“We can’t afford to let a child develop an infection because we didn’t make the extra effort,” he continues. “At St. Jude, we don’t consider that to be an extra effort.”
The hospital and its housing facilities employ techniques such as positive air pressure and HEPA filters to provide optimum air quality for patients. Gilliam says the provision of housing is another important component of infection prevention.
“By providing housing for patients, we make sure that when they leave the hospital they return to a safe environment where they’re not exposed to pathogens,” he says.
The cocoon effect
In addition to providing influenza vaccinations for employees, St. Jude vaccinates patients’ parents and siblings.
“Most institutions don’t provide this protection for family members,” Hakim says, “but we feel it’s important to have a cocoon effect. If all the people around a patient are vaccinated, they won’t get the illness and transmit it to the child.”
During a regional measles outbreak last year, the hospital’s Occupational Health staff checked the immune status of everyone on campus and vaccinated those who did not already have protection against the disease.
Each visitor and family member is greeted and screened for illness before entering the bone marrow transplant unit and other inpatient areas.
“It’s really important that we screen them,” Gilliam says. “A patient who gets a cold could develop respiratory distress or even require a ventilator.”
Applause for hand-washing
Hand-washing is serious business at St. Jude. Employees and families are educated about the role of hand hygiene in preventing infections. Each inpatient room is equipped with a sink just outside the door, so that hands can be washed at each entrance and exit. Observers monitor hand-hygiene compliance for staff, families and visitors, providing reports that are then used to further education and promotion.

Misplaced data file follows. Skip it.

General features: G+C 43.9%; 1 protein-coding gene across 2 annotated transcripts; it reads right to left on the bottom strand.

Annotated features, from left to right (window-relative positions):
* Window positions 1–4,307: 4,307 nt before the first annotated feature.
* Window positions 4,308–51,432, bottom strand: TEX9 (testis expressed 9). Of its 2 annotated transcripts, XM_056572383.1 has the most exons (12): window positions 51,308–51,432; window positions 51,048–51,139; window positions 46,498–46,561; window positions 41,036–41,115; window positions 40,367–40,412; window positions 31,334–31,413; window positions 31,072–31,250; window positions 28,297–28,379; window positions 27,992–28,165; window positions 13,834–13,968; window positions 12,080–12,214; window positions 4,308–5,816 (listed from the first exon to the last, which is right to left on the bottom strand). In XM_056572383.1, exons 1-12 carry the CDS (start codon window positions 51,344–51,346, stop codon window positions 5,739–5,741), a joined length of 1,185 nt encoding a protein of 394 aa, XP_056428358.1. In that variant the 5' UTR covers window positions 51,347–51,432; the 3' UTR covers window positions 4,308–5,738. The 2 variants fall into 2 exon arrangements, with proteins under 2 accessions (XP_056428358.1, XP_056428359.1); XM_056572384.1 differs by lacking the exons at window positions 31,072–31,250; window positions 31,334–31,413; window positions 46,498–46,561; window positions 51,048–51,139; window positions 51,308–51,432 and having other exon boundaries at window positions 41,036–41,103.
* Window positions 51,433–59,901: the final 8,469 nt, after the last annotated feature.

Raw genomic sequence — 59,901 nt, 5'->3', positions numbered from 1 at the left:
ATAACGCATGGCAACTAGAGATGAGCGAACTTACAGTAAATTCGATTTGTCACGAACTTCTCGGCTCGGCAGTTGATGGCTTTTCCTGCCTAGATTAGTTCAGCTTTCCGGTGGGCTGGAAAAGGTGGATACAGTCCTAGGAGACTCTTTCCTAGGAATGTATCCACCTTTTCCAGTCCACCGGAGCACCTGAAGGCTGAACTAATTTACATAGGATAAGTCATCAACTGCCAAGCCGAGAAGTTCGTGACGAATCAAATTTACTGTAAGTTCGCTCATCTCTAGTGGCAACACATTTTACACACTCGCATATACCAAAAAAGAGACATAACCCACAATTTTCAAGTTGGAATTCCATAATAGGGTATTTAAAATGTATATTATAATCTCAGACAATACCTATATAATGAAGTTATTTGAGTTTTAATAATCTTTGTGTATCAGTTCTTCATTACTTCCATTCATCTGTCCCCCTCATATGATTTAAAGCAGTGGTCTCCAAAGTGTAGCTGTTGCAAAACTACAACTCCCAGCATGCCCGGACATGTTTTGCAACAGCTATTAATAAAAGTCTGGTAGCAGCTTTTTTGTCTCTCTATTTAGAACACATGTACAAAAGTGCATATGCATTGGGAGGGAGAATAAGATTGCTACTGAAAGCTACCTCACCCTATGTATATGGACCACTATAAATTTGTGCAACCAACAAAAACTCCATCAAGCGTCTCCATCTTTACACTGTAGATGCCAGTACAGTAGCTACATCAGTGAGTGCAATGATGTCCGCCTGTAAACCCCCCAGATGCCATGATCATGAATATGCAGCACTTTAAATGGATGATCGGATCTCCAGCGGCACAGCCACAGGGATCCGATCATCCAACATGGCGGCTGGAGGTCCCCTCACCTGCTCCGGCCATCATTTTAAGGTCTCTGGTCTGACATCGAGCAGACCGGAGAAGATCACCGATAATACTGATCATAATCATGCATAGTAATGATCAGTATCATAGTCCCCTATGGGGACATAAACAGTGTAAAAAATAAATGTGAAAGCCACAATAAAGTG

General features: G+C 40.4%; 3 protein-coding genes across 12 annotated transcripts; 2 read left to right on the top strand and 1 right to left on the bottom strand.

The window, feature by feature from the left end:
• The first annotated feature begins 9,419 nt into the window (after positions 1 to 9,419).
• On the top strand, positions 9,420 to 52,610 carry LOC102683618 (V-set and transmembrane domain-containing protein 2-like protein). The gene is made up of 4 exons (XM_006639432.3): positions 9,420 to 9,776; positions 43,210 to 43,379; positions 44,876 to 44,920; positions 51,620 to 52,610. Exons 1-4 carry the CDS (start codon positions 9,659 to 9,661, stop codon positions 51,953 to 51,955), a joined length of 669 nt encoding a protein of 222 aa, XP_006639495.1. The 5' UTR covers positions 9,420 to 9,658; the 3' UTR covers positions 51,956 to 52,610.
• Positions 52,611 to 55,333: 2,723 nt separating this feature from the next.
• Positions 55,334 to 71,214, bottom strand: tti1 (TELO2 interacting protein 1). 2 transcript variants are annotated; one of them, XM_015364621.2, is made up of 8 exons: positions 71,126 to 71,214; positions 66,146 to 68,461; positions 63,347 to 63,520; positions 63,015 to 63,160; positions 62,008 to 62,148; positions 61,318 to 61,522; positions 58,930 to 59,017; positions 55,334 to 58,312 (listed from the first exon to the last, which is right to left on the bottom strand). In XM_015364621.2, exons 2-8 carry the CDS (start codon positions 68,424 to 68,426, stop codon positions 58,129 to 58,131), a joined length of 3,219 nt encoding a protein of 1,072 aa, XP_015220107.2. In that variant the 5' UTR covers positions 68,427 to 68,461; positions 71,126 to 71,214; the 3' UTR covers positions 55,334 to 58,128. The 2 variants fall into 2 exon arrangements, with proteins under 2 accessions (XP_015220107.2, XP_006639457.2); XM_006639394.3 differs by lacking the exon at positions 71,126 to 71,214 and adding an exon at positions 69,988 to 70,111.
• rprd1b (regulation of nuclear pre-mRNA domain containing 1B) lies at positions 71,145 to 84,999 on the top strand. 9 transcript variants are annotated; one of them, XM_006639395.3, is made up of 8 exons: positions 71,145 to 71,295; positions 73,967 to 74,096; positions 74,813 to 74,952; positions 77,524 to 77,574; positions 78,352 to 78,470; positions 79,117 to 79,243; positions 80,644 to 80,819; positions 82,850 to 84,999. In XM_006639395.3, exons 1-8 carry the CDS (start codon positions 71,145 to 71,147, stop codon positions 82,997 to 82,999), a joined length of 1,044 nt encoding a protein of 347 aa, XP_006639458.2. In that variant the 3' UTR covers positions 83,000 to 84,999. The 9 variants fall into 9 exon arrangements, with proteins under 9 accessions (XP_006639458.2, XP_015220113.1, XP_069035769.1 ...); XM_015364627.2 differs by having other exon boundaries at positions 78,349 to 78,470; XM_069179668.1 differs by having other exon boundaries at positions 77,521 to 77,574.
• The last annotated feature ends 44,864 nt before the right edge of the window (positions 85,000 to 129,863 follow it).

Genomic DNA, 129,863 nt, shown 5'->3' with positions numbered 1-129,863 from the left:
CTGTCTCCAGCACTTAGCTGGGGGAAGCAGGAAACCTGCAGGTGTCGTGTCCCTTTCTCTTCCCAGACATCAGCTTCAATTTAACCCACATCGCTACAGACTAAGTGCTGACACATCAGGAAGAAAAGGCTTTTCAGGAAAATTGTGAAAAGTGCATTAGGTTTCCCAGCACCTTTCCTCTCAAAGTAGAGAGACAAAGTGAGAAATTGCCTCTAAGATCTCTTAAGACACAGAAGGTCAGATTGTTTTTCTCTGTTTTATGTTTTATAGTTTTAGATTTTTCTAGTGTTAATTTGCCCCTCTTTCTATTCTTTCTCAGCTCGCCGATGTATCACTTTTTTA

Staff members sometimes use UV light monitors when teaching families about hand-hygiene techniques.
“You may think you’re washing your hands well, but this can show the areas you missed,” Gilliam explains. “It’s a simple way to emphasize the importance of thorough hand-washing.”
Studying the microbiome
Hakim and her colleagues are planning a new study to analyze the microbes living in the hospital and to learn how those microbes are shared among people in that environment. The researchers hope to use details gleaned from this project to create new approaches for preventing infections.
Before the Kay Research and Care Center opened in the fall, staff members obtained a baseline sample of the microbiome of floors, walls and other surfaces throughout the new patient-care floors. In 2017, the scientists plan to collect samples from patients, staff and family members in those areas.
“There’s never been a comprehensive analysis like this,” Hakim says. “Past studies have looked at culturing one particular organism rather than doing molecular testing and understanding all the microbes living in the environment. I’m excited, because I think we’re going to learn a lot from this study.”
Cleanliness saves lives
As a handler of the St. Jude robots, Davis says he derives a deep satisfaction from knowing his infection-control activities may help save young lives.
“No matter what I’m going through, no matter what’s going on in my life, it’s nothing compared to what these kids are going through,” Davis says.
“Those babies are the reason we’re here.”
From Promise, Winter 2017